From 100th sampling instants to 150th sampling instants of Figure 5(b), it can be inferred that the controllers utilizing ISE, IAE, and ITAE separately and a weighted combination of these three functions as objective functions are able to reject the disturbance quickly and bring the reactor concentration back to the nominal value of the set point. The flow rate variation of the controllers is shown in Figure 5(c).
When disturbance persists, a step change in the set point has been introduced at the 150th sampling instant. It can be inferred that all the controllers are able to maintain the concentration at the specific set point, as shown in Figure 5(b). This part of the simulation shows that the controllers are capable of rejecting the disturbance, also at shifted operating points.
Similar observation has been obtained by disturbing the process and by varying the feed concentration as shown in Figure 6(a). The controllers utilizing ISE, IAE, and ITAE separately and a weighted combination of these three functions as objective functions are able to reject the disturbance quickly and bring the reactor concentration back to the nominal value of the set point as shown in Figure 6(b). The flow rate variation of the controllers is shown in Figure 6(c).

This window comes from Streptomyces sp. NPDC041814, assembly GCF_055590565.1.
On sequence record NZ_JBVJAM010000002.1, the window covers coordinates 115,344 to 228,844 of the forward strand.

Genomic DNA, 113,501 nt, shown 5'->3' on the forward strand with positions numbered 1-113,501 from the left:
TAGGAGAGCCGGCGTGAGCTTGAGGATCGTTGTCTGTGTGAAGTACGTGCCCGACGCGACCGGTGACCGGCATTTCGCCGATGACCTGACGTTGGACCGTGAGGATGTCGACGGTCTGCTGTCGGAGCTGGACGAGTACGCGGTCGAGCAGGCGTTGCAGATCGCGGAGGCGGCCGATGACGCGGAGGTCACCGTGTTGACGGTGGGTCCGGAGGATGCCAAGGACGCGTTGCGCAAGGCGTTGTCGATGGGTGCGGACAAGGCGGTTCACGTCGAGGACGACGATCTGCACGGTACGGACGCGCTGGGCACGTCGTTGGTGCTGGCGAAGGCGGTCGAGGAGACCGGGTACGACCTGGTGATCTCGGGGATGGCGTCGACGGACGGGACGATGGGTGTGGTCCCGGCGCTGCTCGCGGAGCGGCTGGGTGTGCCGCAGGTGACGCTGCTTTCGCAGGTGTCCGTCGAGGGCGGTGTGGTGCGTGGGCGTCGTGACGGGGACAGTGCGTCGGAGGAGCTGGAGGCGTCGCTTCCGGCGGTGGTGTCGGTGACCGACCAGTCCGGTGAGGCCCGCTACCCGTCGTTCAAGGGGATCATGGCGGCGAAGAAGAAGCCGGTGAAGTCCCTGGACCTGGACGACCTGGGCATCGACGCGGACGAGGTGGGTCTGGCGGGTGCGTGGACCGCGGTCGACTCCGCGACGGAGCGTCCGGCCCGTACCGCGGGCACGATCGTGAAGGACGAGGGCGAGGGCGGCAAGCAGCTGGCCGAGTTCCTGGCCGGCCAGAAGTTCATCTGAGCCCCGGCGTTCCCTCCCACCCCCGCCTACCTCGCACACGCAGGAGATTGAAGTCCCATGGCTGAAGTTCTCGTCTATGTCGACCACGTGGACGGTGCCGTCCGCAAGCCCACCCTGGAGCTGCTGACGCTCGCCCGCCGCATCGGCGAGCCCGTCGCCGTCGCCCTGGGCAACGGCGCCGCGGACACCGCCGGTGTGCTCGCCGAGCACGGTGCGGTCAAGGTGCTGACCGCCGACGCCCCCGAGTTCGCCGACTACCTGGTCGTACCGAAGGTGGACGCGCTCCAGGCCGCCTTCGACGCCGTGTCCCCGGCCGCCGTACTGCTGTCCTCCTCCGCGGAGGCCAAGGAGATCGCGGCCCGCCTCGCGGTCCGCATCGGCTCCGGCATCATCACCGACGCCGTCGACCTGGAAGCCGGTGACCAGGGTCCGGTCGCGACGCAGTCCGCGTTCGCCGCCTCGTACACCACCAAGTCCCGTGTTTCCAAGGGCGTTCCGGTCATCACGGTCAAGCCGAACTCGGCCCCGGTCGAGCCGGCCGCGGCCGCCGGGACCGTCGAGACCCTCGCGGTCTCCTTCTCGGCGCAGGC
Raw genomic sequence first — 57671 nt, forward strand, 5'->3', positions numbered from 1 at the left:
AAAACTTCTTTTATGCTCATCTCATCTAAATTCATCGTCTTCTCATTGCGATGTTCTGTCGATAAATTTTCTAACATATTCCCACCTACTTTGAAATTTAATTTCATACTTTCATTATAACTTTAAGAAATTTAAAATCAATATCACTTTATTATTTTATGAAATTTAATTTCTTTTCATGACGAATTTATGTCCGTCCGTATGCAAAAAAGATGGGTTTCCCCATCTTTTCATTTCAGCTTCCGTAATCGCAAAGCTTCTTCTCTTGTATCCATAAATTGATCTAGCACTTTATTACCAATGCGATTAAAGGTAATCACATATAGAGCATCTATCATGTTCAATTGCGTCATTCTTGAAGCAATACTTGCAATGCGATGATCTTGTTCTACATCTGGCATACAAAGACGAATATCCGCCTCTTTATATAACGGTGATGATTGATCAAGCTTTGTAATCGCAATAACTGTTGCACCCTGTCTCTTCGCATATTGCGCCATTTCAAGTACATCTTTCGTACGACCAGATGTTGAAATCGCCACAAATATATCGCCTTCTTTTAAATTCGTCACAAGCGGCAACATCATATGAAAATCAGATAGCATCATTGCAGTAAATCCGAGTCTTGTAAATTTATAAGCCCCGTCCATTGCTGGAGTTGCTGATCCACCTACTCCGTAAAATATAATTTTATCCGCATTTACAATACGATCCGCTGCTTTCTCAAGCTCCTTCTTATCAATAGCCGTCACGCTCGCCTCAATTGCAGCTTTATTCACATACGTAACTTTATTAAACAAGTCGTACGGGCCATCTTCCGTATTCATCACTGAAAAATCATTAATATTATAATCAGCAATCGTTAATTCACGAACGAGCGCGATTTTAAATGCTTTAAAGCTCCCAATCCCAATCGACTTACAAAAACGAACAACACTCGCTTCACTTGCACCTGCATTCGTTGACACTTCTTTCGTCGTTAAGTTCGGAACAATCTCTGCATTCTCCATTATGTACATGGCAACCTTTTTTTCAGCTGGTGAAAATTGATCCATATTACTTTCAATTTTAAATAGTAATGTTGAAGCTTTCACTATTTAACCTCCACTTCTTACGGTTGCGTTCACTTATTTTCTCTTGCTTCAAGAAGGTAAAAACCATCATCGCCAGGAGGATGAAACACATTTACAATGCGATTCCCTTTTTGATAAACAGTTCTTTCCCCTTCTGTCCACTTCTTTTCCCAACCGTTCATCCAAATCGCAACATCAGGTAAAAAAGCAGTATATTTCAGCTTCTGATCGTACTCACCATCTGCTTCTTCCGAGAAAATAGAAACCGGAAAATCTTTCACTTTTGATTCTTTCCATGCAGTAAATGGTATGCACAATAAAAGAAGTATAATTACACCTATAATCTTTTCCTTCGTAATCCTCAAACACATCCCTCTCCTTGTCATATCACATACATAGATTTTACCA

Simulation study has been carried out by providing the disturbances feed temperature and feed concentration simultaneously as shown in Figures 7(a) and 7(b). For combined disturbance also, GA based PID controllers with various error goals have given satisfactory performance as shown in Figure 7(c). The respective flow rate variation of the controllers is shown in Figure 7(d).
In this paper, GA based PID controller tuning has been designed and applied to CSTR process. From the simulation studies, we infer that optimized controller parameters obtained by implementing this algorithm with a weighted combination of ISE, IAE, and ITAE as cost indices have achieved satisfactory set point tracking and disturbance rejection in the entire operating range of the CSTR process.
Conflict of Interests